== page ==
24th February 1847. Sailed from Madras.
23rd April 1847. Sailed from the Cape of Good Hope.
7th May 1847. Sailed from St. Helena.
20th June 1847. Arrived in the Downs from Madras.
21st June 1847. Arrived at Gravesend.
23rd June 1847. Entered inwards at Custom House.
14th September 1847. Came down the river and passed Deal for the Cape and Madras.
21st September 1847. Arrived at Portsmouth from London.
24th September 1847. Sailed from Portsmouth.
5th February 1848. Arrived at Madras.
17th March 1848. Sailed from Madras.
5th July 1848. Arrived at Gravesend from Madras.
6th July 1848. Disembarked troops from India at Gravesend.
31st July 1848. Entered outwards from East India Docks, for Madras. Captain Voss.
20th June 1849. Passed Deal and arrived at Gravesend from Calcutta.
12th September 1849. Came down the river and sailed for Madras, passing Deal.
15th September 1849. Sailed from Portsmouth for Madras.
9th June 1850. Off Plymouth from Calcutta.
10th September 1850. Embarked troops for Madras, India at Gravesend and sailed.
11th September 1850. Passed Deal for Madras.
15th September 1850. Sailed from Portsmouth, Captain Voss, for Madras.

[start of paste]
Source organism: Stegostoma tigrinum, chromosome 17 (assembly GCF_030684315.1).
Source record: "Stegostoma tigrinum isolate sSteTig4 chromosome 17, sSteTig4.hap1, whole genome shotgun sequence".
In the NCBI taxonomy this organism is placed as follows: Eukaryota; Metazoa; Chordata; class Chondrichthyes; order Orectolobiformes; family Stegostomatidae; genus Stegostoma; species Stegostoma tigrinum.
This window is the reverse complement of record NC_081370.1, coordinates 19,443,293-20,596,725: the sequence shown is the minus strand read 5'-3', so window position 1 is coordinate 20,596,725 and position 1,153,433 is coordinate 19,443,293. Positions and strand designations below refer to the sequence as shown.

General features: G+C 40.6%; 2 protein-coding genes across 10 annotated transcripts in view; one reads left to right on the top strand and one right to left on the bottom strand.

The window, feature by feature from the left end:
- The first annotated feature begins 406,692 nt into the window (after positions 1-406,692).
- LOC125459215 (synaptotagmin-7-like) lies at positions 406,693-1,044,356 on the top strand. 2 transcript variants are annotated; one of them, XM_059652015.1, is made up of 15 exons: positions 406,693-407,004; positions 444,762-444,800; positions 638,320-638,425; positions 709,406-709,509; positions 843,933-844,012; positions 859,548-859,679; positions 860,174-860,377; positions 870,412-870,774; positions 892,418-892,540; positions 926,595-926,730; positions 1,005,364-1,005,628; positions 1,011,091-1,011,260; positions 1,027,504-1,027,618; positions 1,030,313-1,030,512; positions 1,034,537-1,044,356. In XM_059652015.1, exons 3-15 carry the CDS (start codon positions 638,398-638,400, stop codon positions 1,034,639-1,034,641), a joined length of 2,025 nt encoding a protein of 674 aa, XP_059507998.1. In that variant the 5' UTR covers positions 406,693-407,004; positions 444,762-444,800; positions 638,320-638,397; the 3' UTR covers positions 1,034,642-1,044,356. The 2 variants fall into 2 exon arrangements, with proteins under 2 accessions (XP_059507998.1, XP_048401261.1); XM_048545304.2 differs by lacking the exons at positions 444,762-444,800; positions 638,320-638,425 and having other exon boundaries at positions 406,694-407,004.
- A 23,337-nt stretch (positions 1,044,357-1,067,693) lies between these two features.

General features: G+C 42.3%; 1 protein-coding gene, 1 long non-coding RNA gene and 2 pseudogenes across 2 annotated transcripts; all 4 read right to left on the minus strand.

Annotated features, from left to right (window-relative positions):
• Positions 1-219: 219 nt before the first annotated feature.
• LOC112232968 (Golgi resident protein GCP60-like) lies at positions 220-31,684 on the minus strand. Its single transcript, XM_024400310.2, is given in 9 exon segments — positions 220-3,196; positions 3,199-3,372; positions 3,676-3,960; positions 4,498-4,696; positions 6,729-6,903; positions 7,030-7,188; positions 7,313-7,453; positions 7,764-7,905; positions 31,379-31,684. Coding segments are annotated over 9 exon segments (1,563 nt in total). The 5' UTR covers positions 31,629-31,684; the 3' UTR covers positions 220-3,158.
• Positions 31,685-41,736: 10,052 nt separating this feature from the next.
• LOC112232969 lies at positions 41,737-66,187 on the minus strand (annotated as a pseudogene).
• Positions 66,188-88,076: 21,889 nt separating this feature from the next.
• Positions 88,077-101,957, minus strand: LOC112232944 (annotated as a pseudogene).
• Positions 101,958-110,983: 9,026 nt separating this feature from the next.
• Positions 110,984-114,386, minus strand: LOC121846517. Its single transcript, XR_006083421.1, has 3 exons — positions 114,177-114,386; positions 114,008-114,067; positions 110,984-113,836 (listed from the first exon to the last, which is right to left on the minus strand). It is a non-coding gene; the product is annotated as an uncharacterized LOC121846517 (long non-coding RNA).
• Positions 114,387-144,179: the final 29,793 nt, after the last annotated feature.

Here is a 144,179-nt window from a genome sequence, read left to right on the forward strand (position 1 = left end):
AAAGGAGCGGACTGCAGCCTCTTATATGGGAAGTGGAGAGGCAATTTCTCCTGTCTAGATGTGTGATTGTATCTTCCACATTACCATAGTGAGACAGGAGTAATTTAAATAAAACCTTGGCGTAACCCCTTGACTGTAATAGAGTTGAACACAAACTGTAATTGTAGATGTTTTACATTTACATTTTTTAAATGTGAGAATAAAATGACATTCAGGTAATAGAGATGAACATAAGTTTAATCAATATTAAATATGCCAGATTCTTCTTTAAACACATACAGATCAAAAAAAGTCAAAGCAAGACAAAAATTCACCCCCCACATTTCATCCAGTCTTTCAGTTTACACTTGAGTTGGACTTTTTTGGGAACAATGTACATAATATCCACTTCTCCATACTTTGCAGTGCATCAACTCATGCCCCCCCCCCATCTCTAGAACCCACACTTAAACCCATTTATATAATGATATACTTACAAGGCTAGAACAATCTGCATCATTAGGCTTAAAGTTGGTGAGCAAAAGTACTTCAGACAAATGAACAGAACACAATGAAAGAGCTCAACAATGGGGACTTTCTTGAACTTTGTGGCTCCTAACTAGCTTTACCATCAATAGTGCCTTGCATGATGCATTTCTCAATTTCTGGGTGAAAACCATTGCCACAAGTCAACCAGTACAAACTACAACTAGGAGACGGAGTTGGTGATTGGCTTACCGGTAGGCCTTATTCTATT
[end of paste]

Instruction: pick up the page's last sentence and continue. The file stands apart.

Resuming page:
16th February 1851. Sailed from Madras for the Cape of Good Hope. Captain Voss.
9th June 1851. Arrived off Brighton from Madras.
10th June 1851. Arrived at London with invalids, under the charge of Captain Wells, 25th Foot, from Madras.
17th June 1851. Entered outwards for Madras.
10th September 1851. Cleared with cargo for Madras.
16th September 1852. Sailed down the river and passed Deal, for Geelong.
13th September 1853. Arrived at Spithead, from the river, to embark passengers and stores for Bombay. Captain Consitt.
30th December 1853. At Bombay.
27th July 1855. Arrived at Gravesend, Captain Consitt, from Kurrachee and St. Helena with upwards of 400 soldiers, as well as officers, woman and children.
19th August 1857. Due to sail from Gravesend to India, calling at Mauritius to land passengers only.
2nd September 1858. Troops belonging to the East India Company’s service have received orders to move from the Company’s depot at Warley and embark at Gravesend, Captain H. Consitt, with 150 recruits for Bombay.